Flat White

Kooyong and Wentworth: the nowhere lands

22 May 2022

8:20 PM

22 May 2022

8:20 PM

There’s no doubt that Scott Morrison’s perceived arrogance, the small target strategy employed by the ALP, and the success of the Teal faux-independents in convincing voters the world was facing an ‘environmental apocalypse’ unless Australia adopted Net Zero by 2030, helps to explain why Anthony Albanese is the nation’s next Prime Minister.

Equally as important – especially when understanding why the Teals were successful in winning Blue Ribbon Liberal seats while many outer urban, regional, and country electorates stayed conservative – is that Australian society is now divided between what the British writer David Goodhart describes as the ‘somewheres’ and ‘anywheres’.

According to Goodhart, those who voted to leave Europe are ‘somewheres’, that is, voters living primarily in working-class urban and regional communities who identify with family, their local community, and a strong sense of British identity and values. 

Anywheres, on the other hand, are affluent, well-educated city dwellers with a cosmopolitan and global outlook. Such voters shun conservatism and see any who disagree as parochial, xenophobic, and backward-looking.

The division between somewheres and anywheres explains why electorates like Kooyong, once held by Sir Robert Menzies and Andrew Peacock and considered the jewel in the crown of Liberal seats, are now represented by a Teal whose campaign slogan began and ended with ‘Climate Action’.

Other once safe Liberal seats – including Melbourne’s Goldstein and Higgins, plus Sydney’s Wentworth and possibly North Sydney – have also fallen to Teal candidates, whose campaign strategy was to argue that Australians ‘must stop being selfish, parochial, and commit to stopping global warming’.

For the Teals and their often wealthy, privileged supporters – it is irrelevant that Australia only emits approximately 1.3 per cent of carbon emissions globally with some scientists querying the doomsday scenario. To the Teals, those who question anthropomorphic Climate Change are denounced as ignorant and reactionary.

Living an affluent and indulged lifestyle involving expensive designer clothes, overseas holidays, private schools, European cars, and high-end restaurants – the majority of those voting for the Teals don’t have to worry about the rising cost of gas and electricity or the strain on household budgets caused by the ever-increasing cost of living. 

Proven by the election result, the irony is that those in the Liberal Party who argue that the way to electoral victory is to ‘appeal to the anywheres voters’ by making the party of Menzies more politically correct and Woke have been proven wrong.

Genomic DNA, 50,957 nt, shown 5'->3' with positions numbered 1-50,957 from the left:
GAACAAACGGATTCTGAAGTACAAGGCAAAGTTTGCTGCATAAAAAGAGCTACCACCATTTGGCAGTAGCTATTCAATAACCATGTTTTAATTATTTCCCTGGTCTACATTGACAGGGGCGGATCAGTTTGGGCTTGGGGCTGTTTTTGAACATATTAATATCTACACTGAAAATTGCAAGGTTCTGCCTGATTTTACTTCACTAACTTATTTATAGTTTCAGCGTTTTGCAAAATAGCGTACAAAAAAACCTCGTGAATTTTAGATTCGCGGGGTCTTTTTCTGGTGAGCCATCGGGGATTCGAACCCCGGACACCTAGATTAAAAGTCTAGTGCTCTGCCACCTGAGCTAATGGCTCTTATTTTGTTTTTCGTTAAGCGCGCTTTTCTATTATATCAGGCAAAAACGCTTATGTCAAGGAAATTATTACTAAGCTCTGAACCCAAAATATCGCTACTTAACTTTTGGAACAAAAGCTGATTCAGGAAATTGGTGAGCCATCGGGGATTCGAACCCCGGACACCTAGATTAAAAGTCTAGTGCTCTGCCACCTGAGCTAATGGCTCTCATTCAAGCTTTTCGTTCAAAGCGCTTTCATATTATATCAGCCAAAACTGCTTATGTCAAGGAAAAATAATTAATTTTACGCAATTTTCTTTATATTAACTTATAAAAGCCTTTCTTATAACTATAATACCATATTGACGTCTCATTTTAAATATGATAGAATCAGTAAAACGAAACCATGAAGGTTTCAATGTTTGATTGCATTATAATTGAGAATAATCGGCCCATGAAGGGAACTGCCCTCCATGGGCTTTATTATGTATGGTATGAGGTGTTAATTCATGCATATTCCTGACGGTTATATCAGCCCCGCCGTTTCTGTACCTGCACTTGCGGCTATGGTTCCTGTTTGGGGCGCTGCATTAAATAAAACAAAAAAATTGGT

Even more ironic, it’s the more Woke members of the Liberal Party, like Trent Zimmerman in North Sydney, who have lost their seats. Proving the maxim, it’s useless for a conservative party to try and appease the Woke by copying their cultural-left agenda.

As to why Woke anywheres now dominate electorates like Kooyong and Wentworth, look no further than the education system. The expression ‘politics is downstream of culture’ makes the point it’s the broader culture that influences politics. And if politics is downstream of culture, then culture is downstream of education.

It shouldn’t surprise that the Teals chose to focus on Climate Change and the environment as key election issues. Since the late 60s and early 70s, the threat of a nuclear holocaust has been replaced by environmental alarmism with books like Limits to Growth and Silent Spring. They argued that unless drastic action was taken, the world was doomed and students would have no future.

Illustrated by Al Gore’s An Inconvenient Truth, which was circulated to schools 15 years ago warning about the ‘end of the world’ unless fossil fuels were banned and coal mines shut, young people have continued to be indoctrinated with global warming alarmism.

The national curriculum embraces sustainability and the environment as one of the three cross-curricula priorities in the national curriculum and teacher professional bodies like the Australian Education Union who endorse students going on various strikes to stop Climate Change.

Add to this the way radical feminists have dominated the school curriculum over the last 40 years, teaching students society is inherently sexist and most men are dangerous. It should not surprise why the Teal candidates were all women standing against men and why Scott Morrison was portrayed as a misogynist.

Education has also long jettisoned teaching clear thinking, logic-based arguments, and well-founded research. Student agency now rules where emotion has replaced critical thinking and any who fail to conform to cultural-left group think are ostracised and excluded.

The challenge faced by the Liberal Party is how to respond to its defeat and how to reposition itself to ensure electoral success in three years. Proven by the election results in once safe conservative seats, the answer is not to out-Woke the Woke.

Instead, the party of Menzies needs to reaffirm its core values and beliefs and adopt a policy platform based on small government, protecting families and small businesses, and ensuring inherent rights like freedom of religion are guaranteed. 

Dr Kevin Donnelly is a senior fellow at the ACU’s PM Glynn Institute and a conservative author and commentator.

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